After numerous opportunities in his first seven games, BB finally buries one.
In the grand scheme of things, eight games isn’t a very long time. For Alex Barré-Boulet, it must have seemed like a lifetime. After all, for the better part of six of those games he was skating on the top line of the defending Stanley Cup Champions. While he was getting his chances, they just weren’t going into the net. That finally ended in the third period of Sunday night’s game against the Columbus Blue Jackets.
Fittingly, it came on the power play. While ABB has held his own at even strength during his brief audition with the Lightning, he is going to make or break his NHL career on special teams. As he has shown with the Crunch, he is an absolute handful when given time and space, two things that are usually abundant on the power play.
In his 144 games with the Crunch he has scored 69 goals (nice) and 29 of them have been on the power play. Part of the reason is because he is extremely versatile and can line up in just about any spot on the special teams unit. While he doesn’t have as big of a one-timer as Steven Stamkos he does have a very quick and heavy slapshot that surprises a lot of goaltenders. He’s pretty good at deflections as well. If the Lightning weren’t absolutely loaded with offensive talent, he has the vision and passing ability to direct the action from the sideboards (the Nikita Kucherov spot).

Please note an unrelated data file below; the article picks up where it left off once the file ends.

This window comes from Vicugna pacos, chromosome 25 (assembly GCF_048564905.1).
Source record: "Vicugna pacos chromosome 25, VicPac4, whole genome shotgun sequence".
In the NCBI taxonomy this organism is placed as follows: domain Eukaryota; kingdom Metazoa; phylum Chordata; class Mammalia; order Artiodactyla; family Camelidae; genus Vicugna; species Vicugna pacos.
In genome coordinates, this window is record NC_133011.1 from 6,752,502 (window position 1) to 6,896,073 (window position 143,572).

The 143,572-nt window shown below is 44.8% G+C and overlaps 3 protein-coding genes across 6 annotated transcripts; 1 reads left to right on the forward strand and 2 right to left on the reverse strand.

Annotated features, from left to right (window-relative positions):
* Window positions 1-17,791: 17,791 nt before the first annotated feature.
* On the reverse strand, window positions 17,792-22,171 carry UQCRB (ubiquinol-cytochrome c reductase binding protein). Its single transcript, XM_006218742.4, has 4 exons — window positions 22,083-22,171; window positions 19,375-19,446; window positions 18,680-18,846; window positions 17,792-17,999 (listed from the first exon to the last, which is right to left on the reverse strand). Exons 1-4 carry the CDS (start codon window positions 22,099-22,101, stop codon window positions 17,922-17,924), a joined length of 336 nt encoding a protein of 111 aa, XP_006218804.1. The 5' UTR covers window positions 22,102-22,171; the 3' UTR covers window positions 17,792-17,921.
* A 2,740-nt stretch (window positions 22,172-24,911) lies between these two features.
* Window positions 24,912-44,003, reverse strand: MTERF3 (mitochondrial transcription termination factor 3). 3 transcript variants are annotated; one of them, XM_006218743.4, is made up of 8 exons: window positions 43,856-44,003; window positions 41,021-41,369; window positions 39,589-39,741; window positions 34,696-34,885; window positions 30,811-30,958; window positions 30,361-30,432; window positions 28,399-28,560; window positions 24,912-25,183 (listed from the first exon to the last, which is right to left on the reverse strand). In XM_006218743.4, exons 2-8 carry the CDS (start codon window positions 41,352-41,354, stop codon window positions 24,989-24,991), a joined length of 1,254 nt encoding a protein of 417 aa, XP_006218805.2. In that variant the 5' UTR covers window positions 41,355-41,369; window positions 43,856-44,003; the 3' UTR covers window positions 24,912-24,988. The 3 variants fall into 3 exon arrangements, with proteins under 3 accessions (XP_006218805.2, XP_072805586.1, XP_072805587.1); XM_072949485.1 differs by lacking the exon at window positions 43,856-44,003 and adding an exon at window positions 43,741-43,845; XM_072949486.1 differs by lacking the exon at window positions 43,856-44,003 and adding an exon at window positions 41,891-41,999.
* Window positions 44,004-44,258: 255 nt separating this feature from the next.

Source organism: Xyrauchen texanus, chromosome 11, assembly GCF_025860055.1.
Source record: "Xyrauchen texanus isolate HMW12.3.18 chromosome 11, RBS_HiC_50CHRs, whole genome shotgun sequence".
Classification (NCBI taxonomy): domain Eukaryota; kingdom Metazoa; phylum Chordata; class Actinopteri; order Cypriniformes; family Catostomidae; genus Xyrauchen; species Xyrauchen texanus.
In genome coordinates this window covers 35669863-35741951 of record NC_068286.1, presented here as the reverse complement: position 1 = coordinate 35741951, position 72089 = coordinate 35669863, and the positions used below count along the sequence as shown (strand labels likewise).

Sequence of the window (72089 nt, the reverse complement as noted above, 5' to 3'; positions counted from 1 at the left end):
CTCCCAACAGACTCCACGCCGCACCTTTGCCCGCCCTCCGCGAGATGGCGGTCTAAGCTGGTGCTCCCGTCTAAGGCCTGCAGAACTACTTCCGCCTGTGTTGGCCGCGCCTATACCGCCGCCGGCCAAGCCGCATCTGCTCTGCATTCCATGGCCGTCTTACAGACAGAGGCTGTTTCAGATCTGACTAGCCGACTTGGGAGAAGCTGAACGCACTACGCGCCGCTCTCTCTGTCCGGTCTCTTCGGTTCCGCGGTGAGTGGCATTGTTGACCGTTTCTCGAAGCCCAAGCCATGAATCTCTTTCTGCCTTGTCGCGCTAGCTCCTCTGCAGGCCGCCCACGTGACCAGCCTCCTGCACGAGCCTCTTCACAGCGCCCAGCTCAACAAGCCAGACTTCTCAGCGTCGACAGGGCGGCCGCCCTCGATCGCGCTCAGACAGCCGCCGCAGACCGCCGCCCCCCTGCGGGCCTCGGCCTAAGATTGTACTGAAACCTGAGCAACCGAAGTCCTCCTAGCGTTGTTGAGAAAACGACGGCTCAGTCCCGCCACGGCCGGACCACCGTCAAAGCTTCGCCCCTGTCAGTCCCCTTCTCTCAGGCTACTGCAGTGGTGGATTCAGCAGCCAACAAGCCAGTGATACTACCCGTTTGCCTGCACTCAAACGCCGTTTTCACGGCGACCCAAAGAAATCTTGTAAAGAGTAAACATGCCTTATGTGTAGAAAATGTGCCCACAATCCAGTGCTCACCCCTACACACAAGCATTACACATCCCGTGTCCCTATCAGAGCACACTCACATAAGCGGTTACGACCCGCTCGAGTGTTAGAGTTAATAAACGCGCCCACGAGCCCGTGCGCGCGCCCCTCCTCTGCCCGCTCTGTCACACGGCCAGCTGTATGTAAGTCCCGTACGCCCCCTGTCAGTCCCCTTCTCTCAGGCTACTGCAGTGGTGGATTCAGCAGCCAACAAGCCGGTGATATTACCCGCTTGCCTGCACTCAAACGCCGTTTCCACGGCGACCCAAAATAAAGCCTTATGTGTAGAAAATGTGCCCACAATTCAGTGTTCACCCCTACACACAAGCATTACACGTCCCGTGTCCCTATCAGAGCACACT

He also has the knack for putting himself in areas where goals come a lot easier. In this play he drifts down into the left circle with his stick on the ice. The Columbus defenders are scrambling a bit due to the earlier attempt on net with Brayden Point camped out in front of Joonas Korpisalo.
Due to that, and the excellent puck movement by the Lightning, Seth Jones is left to defend three Lightning players around his net. As Ondrej Palat has the puck over by the right-hand boards, you can see Jones peek over his right shoulder to keep an eye on Barré-Boulet. He knows he’s there, but he also knows that Alex Killorn and Point are the bigger threats since they’re camped out in front of his goaltender.
The little shove he gives Killorn just prior to the above screen shot opened up just enough of a seam for Palat to thread the shot-pass over to ABB. Jones is a second or two too late moving out and it’s an easy goal for the rookie. Had Korpisalo not been injured just prior to this sequence, he might have been able to slide over and make the stop, but with his lower body compromised, he isn’t able to push over to cover that side of his net.
Now that he has the first one out of the way, it wouldn’t be a surprise to see a few more find their way to the back of the net for Barré-Boulet. He has a knack for scoring in bunches (technically he’s on a six-game goal streak with Syracuse at this moment). One would have to go all the way back to his rookie season in 2018-19 to find longer goalless streaks than the one he just went through with the Lightning. He had a pair nine-game droughts that first year. When he broke them, the goals came in bunches. After the first one in early November he scored in three straight games. Later in the season he put up five in four games after another long stretch without a goal.
Hopefully this is the first of many in a long, distinguished Lightning career for Barré-Boulet.